He answers me back in the images that I see, the billboards and lights and beauty painted across the cityscape. It isn’t really even about the city beside me. But look at what happens when you do. You see this whole world you missed before. You see the Gifts.

Can you count it all as joy?


He’s been asking me that since yesterday.

Can I let go and count it all joy?

I want to shake my head and tell Him no. I want to tell Him I can’t add it to the list of good things, and count it as joy, and whisper thanks as I offer Him back what’s His. But tears stream down instead.

“Yes,” I say. “Yes. I’ll count it all joy.”

Silence & Wine

God and I, we met at the kitchen table. Fruit and napkins between us, I would pull out my journal and Bible and I would pray into the silence.

And all I would hear in return was the blinds hitting against each other in the breeze.

It was hard.

I pushed through and I pulled out the Bible day after day and some days it was like pulling teeth to put words into prayers into uttered pieces of grace.


Until the day when I pulled out the chair onto the patio, in the cold fall breeze and I lit candles and played songs on repeat and finally, finally,

I could feel Him again

I tell her this over glasses of white wine, and she is surprised.

That happens to you? she asks.
I nod.

Yes. Yes, His silence sometimes rests heavily and I wrestle underneath the heaviness. All I want to do is push the blanket off and yet it’s wrapped tightly around me, and we wrestle.

I wrestle and mumble prayers in the midst of it.

I want to cry because I don’t know how to change it.

But maybe, that’s the point.

I cry these days because God’s pulling my hands away from the things I think I can somehow control. God’s silence. Her pain. His timing.

He asks me one night, “Do you trust me?”

His arms are around me and I want to tell him that I do. Of course I do. 

But God and I are still wrestling on that one. When I have the hardest time trusting the God who made me, how can I trust the one beside me? How can I trust the one I know best – myself?


And so I reach and I grasp and I hold onto things that are not mine to hold onto, thinking that somehow I can make them my own. Thinking that somehow it’s my job to write the story, to finish the chapters with a flourish, when my story is His story and He is the one that holds the pen.

Oh sweet girl, I can hear Him saying, won’t you just trust? Won’t you let go of the fear that holds you back – the fear that my Love will run out? The fear that I am against you, and not for you? The fear that my plans are not good?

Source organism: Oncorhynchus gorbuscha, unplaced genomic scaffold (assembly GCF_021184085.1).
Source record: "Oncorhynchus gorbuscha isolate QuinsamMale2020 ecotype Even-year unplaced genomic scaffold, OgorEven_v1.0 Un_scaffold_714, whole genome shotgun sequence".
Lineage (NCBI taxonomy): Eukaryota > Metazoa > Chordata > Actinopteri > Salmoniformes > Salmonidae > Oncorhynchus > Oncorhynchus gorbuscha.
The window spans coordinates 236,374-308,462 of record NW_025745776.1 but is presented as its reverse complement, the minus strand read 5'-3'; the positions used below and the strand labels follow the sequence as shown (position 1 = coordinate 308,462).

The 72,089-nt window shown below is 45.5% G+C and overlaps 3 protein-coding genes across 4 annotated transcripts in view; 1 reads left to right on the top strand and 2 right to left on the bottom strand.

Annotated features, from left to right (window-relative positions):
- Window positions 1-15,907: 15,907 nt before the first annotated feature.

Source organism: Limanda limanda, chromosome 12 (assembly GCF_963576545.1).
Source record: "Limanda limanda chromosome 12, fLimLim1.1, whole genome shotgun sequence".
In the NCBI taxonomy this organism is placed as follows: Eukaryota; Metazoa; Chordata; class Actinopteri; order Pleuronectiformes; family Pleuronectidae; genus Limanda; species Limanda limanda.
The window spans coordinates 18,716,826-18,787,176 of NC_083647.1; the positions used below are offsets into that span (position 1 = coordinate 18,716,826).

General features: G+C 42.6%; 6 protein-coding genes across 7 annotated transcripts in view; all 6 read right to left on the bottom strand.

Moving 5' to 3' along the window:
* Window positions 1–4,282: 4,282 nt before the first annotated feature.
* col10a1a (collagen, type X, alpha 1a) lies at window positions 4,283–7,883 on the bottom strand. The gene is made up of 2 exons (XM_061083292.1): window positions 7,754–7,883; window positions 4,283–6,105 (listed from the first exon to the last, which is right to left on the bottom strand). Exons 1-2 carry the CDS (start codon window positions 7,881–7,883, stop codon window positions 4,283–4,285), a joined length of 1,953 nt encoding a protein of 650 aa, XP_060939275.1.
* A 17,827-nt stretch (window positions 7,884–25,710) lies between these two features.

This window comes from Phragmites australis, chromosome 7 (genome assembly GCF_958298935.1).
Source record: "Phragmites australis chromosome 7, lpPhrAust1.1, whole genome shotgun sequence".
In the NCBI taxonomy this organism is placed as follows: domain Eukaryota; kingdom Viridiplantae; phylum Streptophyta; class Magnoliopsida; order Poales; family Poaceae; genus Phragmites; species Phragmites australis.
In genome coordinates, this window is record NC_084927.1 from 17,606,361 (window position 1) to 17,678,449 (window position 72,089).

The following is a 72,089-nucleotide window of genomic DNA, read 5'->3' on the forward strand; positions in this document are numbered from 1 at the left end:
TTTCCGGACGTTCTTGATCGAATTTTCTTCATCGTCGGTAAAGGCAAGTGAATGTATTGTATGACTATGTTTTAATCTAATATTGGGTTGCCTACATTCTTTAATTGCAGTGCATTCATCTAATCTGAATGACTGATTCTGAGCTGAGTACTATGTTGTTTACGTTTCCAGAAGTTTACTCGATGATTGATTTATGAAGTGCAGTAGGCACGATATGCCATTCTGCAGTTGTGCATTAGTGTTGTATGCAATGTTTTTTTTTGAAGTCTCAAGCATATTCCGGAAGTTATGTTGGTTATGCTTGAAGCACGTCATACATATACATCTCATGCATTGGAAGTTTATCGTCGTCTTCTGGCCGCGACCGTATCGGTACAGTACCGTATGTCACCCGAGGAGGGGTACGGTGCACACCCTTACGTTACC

And I ask Him to help me believe.

When my hands let go of the things that I cling to –

will your Hands be there to hold me instead?

Two Feet In

Dear Friend,

You’ve moved a lot these past few years. You’ve packed things into boxes, booked plane tickets, filled the cars. You’ve held new keys and opened fresh pages to a chapter.


But the thing is – and I am learning – you have to be all in.

You can’t really have one foot in, and one foot out. You’ve got to have them both in one place, in one season, in one story.

Life is too short to straddle the fence. It’s too short to let yourself be stretched in two places, between two stories, between two lives. You’ve got to do the life you have well and you’re not big enough to live two lives.

And I think that might mean jumping in – feet first – until you’re all wet. I think it might mean crying the ugly tears that things have ended. I think it might mean holding on tight to the one who’s right in front of you. And I think it might mean saying goodbye, and meaning every syllable.


You just need to be all there. The ones in front of you need all of you. They can’t just have pieces of you, my friend. You were never meant to be broken pieces but whole. All there.

It might be easier to let go if you let it all go at once. In one breath, as the doors shut and the keys are handed over, you let it end. You don’t cling to it. You don’t live in it. You don’t try with every piece of you to stay – but you keep walking. You don’t know what’s ahead of you but you need to find out.

Goodbyes are never easy but they are as necessary as hellos. I don’t know much more than that, but I know that somehow, endings are always beginnings, too. I know that sometimes you need to find the end of yourself to really find where you begin.

So be all there, sweet friend. Change your address instead of clinging to the old one. Stay close by even when some days you just want what was before. Sit down next to strangers even though your life feels too full to add another. Write the endings because you get to turn the page and find a new beginning.


Be all there. Two feet in, heart fully present. Even if there’s tears in your eyes, look ahead, because you can,

‘with one eye squinted,

take it all as a blessing.’ 

Always yours,



He puts the needles in, one by one down my leg. There’s a tap, a pinch, and then release. I see him out of the corner of my eye pick up an old machine and attach wires, and in a moment the pulsing of my muscles distracts me from the fact that there’s needles in my skin.